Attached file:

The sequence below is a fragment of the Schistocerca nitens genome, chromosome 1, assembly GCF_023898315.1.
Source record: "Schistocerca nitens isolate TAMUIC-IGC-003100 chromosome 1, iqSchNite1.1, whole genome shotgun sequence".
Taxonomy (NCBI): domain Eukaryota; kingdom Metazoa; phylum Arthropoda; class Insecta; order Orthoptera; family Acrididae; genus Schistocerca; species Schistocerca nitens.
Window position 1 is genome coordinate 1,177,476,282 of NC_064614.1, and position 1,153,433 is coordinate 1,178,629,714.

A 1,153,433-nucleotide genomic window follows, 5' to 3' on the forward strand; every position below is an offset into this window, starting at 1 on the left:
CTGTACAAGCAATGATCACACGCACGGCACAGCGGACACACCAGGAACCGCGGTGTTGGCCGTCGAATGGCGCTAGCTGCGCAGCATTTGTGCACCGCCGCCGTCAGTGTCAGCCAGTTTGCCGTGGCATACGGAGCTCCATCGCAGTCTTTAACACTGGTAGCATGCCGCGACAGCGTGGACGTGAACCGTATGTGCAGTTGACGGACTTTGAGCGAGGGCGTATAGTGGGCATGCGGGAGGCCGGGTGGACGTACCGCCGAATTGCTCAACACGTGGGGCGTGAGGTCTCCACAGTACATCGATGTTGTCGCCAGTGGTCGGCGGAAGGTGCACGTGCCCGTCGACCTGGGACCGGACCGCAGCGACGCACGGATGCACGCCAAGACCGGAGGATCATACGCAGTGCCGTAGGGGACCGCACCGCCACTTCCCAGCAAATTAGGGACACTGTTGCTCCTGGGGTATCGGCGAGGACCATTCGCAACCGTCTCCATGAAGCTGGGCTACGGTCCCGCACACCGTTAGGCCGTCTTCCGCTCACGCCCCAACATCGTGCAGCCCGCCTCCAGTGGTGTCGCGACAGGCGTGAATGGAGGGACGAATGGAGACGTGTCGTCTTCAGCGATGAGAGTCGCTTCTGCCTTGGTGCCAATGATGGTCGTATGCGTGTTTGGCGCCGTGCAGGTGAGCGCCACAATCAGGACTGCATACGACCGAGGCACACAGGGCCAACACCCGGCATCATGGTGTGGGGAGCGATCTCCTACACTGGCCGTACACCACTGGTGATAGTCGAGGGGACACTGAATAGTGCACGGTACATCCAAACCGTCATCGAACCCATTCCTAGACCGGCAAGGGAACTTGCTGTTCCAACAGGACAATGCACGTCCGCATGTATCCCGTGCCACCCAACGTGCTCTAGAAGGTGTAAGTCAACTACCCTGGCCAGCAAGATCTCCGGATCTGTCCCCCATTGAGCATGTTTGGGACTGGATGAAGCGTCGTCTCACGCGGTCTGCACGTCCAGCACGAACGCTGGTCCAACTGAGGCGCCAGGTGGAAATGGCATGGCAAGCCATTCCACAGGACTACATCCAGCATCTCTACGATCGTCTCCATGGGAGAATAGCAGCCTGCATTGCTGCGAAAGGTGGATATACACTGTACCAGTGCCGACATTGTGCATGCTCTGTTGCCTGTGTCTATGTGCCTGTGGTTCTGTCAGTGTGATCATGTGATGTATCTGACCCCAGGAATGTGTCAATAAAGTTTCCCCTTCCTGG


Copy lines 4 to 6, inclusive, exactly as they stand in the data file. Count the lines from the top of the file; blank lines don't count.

Window position 1 is genome coordinate 1,177,476,282 of NC_064614.1, and position 1,153,433 is coordinate 1,178,629,714.

A 1,153,433-nucleotide genomic window follows, 5' to 3' on the forward strand; every position below is an offset into this window, starting at 1 on the left:
CTGTACAAGCAATGATCACACGCACGGCACAGCGGACACACCAGGAACCGCGGTGTTGGCCGTCGAATGGCGCTAGCTGCGCAGCATTTGTGCACCGCCGCCGTCAGTGTCAGCCAGTTTGCCGTGGCATACGGAGCTCCATCGCAGTCTTTAACACTGGTAGCATGCCGCGACAGCGTGGACGTGAACCGTATGTGCAGTTGACGGACTTTGAGCGAGGGCGTATAGTGGGCATGCGGGAGGCCGGGTGGACGTACCGCCGAATTGCTCAACACGTGGGGCGTGAGGTCTCCACAGTACATCGATGTTGTCGCCAGTGGTCGGCGGAAGGTGCACGTGCCCGTCGACCTGGGACCGGACCGCAGCGACGCACGGATGCACGCCAAGACCGGAGGATCATACGCAGTGCCGTAGGGGACCGCACCGCCACTTCCCAGCAAATTAGGGACACTGTTGCTCCTGGGGTATCGGCGAGGACCATTCGCAACCGTCTCCATGAAGCTGGGCTACGGTCCCGCACACCGTTAGGCCGTCTTCCGCTCACGCCCCAACATCGTGCAGCCCGCCTCCAGTGGTGTCGCGACAGGCGTGAATGGAGGGACGAATGGAGACGTGTCGTCTTCAGCGATGAGAGTCGCTTCTGCCTTGGTGCCAATGATGGTCGTATGCGTGTTTGGCGCCGTGCAGGTGAGCGCCACAATCAGGACTGCATACGACCGAGGCACACAGGGCCAACACCCGGCATCATGGTGTGGGGAGCGATCTCCTACACTGGCCGTACACCACTGGTGATAGTCGAGGGGACACTGAATAGTGCACGGTACATCCAAACCGTCATCGAACCCATTCCTAGACCGGCAAGGGAACTTGCTGTTCCAACAGGACAATGCACGTCCGCATGTATCCCGTGCCACCCAACGTGCTCTAGAAGGTGTAAGTCAACTACCCTGGCCAGCAAGATCTCCGGATCTGTCCCCCATTGAGCATGTTTGGGACTGGATGAAGCGTCGTCTCACGCGGTCTGCACGTCCAGCACGAACGCTGGTCCAACTGAGGCGCCAGGTGGAAATGGCATGGCAAGCCATTCCACAGGACTACATCCAGCATCTCTACGATCGTCTCCATGGGAGAATAGCAGCCTGCATTGCTGCGAAAGGTGGATATACACTGTACCAGTGCCGACATTGTGCATGCTCTGTTGCCTGTGTCTATGTGCCTGTGGTTCTGTCAGTGTGATCATGTGATGTATCTGACCCCAGGAATGTGTCAATAAAGTTTCCCCTTCCTGG